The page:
·         The Alliance for a Healthier Generation, a partnership between the Foundation and the American Heart Association with a mission to reduce childhood obesity in America. Among its initiatives included is the “Kids’ Movement.” The Kids' Movement has inspired more than 2.5 million kids in America to make a pledge to go healthy.
·         The Clinton Giustra Sustainable Growth Initiative, which has taken the Clinton Foundation’s mission primarily to Latin America, with projects in El Salvador, Colombia and Peru.
·         The Clinton Climate Initiative, founded in 2006 to combat climate change. Among other activities it has the 1Sky campaign, supporting an 80% reduction in climate pollution by 2050. It has funded, among others, reforestation projects in Haiti.
·         The Clinton Health Matters Initiative, launched in 2012, works to improve the health and well-being of people across the United States.
The Foundation supports continued relief efforts to the victims of the tsunami in Malaysia, hurricane Katrina in New Orleans and the Haiti earthquake, efforts made in collaboration with former President George HW Bush. With president George W. Bush, and starting during his presidency, it has led continuing anti AIDS and Malaria efforts in Africa.
The enormously ambitious agenda of the Foundation has relied for its execution on fundraising from many like-minded individuals and charity foundations, as well as corporations and governments, some with possible hidden agendas not necessarily compatible with the Foundation’s mission. It is conceivable that some tried to take advantage of connections enabled by their donations to seek questionable political favors from persons in positions of influence. What is unquestionable is the Foundation’s role in improving the quality of life and broadening opportunity to millions of people in the US and around the world.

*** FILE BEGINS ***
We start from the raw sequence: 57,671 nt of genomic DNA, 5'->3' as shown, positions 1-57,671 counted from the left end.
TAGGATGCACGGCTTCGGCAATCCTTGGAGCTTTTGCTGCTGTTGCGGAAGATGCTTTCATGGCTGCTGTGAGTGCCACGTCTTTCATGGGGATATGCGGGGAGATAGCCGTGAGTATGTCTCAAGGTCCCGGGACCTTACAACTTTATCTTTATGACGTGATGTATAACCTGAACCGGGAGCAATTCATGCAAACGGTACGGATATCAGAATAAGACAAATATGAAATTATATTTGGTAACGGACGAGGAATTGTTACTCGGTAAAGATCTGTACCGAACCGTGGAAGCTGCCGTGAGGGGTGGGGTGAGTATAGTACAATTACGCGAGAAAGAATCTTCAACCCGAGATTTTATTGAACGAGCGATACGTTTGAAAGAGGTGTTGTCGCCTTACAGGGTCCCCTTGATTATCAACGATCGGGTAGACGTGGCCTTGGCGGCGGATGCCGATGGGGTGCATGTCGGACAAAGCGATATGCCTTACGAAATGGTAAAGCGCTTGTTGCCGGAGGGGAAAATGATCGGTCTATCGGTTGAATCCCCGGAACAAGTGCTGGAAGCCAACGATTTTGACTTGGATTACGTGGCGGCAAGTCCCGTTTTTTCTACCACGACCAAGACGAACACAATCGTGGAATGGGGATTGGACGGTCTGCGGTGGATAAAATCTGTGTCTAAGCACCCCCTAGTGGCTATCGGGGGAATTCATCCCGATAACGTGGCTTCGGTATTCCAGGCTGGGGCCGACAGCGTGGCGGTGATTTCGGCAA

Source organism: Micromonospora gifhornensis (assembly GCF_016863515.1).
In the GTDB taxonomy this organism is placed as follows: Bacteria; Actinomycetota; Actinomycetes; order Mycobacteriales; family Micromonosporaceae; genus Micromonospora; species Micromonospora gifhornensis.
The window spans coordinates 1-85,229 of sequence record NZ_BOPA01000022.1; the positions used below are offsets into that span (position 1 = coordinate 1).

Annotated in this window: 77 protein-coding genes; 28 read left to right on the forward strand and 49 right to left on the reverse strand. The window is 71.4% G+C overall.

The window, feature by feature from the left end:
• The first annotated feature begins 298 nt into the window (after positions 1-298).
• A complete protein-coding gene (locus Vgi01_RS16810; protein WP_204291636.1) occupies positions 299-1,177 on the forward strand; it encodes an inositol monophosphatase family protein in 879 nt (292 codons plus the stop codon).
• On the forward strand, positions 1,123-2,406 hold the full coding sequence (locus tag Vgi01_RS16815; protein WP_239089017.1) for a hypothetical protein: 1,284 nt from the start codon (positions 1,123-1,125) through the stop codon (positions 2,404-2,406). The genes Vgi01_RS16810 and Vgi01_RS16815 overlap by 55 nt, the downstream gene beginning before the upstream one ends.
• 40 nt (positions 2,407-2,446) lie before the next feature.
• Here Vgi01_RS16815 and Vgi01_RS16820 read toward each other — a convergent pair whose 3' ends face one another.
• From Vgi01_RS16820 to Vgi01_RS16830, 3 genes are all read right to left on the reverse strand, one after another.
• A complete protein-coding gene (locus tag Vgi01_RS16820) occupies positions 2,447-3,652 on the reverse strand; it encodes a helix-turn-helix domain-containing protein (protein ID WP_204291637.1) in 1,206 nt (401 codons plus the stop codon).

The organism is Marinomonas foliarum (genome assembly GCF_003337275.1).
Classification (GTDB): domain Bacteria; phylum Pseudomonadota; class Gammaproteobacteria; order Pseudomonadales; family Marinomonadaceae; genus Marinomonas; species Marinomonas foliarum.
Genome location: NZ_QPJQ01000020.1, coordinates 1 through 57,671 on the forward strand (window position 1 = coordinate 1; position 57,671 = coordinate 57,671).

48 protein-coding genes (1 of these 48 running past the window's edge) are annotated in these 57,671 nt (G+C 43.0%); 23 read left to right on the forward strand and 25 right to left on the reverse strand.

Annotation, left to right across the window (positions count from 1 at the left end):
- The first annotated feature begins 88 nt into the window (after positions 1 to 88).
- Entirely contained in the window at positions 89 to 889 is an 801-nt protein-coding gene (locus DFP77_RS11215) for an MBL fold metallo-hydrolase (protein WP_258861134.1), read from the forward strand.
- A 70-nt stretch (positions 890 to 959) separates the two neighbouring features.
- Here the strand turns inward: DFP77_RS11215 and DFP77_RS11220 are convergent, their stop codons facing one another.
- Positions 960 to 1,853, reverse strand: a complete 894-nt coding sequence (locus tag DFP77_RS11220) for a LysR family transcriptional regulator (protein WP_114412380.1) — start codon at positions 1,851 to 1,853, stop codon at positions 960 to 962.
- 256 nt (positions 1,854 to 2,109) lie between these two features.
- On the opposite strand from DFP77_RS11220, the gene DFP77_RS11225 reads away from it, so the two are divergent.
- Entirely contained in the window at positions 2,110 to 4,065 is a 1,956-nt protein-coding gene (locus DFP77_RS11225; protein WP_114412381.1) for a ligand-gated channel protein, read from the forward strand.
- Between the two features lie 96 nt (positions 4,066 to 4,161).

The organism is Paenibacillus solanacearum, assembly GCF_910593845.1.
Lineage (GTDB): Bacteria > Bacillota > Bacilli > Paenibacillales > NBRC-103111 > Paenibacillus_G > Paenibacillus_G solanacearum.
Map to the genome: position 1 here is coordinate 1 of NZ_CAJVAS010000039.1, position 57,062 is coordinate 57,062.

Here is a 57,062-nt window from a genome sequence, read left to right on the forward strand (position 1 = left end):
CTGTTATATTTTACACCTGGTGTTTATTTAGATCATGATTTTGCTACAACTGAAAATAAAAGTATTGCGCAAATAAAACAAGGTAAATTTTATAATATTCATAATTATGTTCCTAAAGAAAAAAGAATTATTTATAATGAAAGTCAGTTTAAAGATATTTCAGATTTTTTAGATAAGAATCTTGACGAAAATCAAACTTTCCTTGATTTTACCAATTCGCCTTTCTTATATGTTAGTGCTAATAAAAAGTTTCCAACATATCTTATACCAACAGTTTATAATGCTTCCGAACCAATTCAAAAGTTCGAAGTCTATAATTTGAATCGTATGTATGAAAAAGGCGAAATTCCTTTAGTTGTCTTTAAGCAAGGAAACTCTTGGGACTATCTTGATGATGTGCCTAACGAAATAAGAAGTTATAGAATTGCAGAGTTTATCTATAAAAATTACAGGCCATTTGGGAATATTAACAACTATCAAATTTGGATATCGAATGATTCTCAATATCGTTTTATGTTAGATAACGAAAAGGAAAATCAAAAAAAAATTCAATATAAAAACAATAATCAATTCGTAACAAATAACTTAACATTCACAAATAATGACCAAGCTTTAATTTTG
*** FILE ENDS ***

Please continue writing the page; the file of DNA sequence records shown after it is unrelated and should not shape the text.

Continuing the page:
Since its beginning the Foundation is estimated to have raised $2B and it has an estimated 200 to 300M in yearly contribution funds. Several independent charity evaluation organizations have looked into the Clinton Foundation and found it to adhere to sound charity practices: In its latest financials, for example, it shows nearly ninety percent of expenses used towards direct mission operation's work, out of a total of $242MM (2014); for each $100 raised, $2 are spent to raise them. The American Red Cross, as an example, is also at the 90% funds for charity out of $2.87B in expenses, but spends $30 for every $100 raised. Amnesty International USA uses 80% of its expenses for its operational work, out of $32MM in expenses and spends $14 for each $100 raised. All these organizations have garnered an A Rating from Charity Watch.
The Foundation is running a surplus between donations and expenses. This difference is being accumulated to create a permanent endowment to make it less reliable on continuous fund raising and decrease its exposure to influence peddling, given the high profile nature of its directors and founders.
The political attacks on the Foundation based on its name within the heat of a presidential campaign are understandable. But using shorthand memes to undermine a complex array of worldwide social programs that generate US good will and influence, and has the support of former presidents from both parties, could damage the image of our nation and affect charitable foundation work for years to come.
The bar for post-presidential service has been raised from those first steps that President Carter took. We hopefully will see in the next few years a greater role of former presidents in using stately influence not only to maintain a library but to make a positive mark in the world. After all, what else is a former president to do?
Where Does Clinton Foundation Money Go? -- FactCheck.Org
Charity Watch Rating Alert: The Clinton Foundation
Life after the Presidency – Jimmy Carter
Life after the Presidency – George HW Bush
Life after the Presidency – George W Bush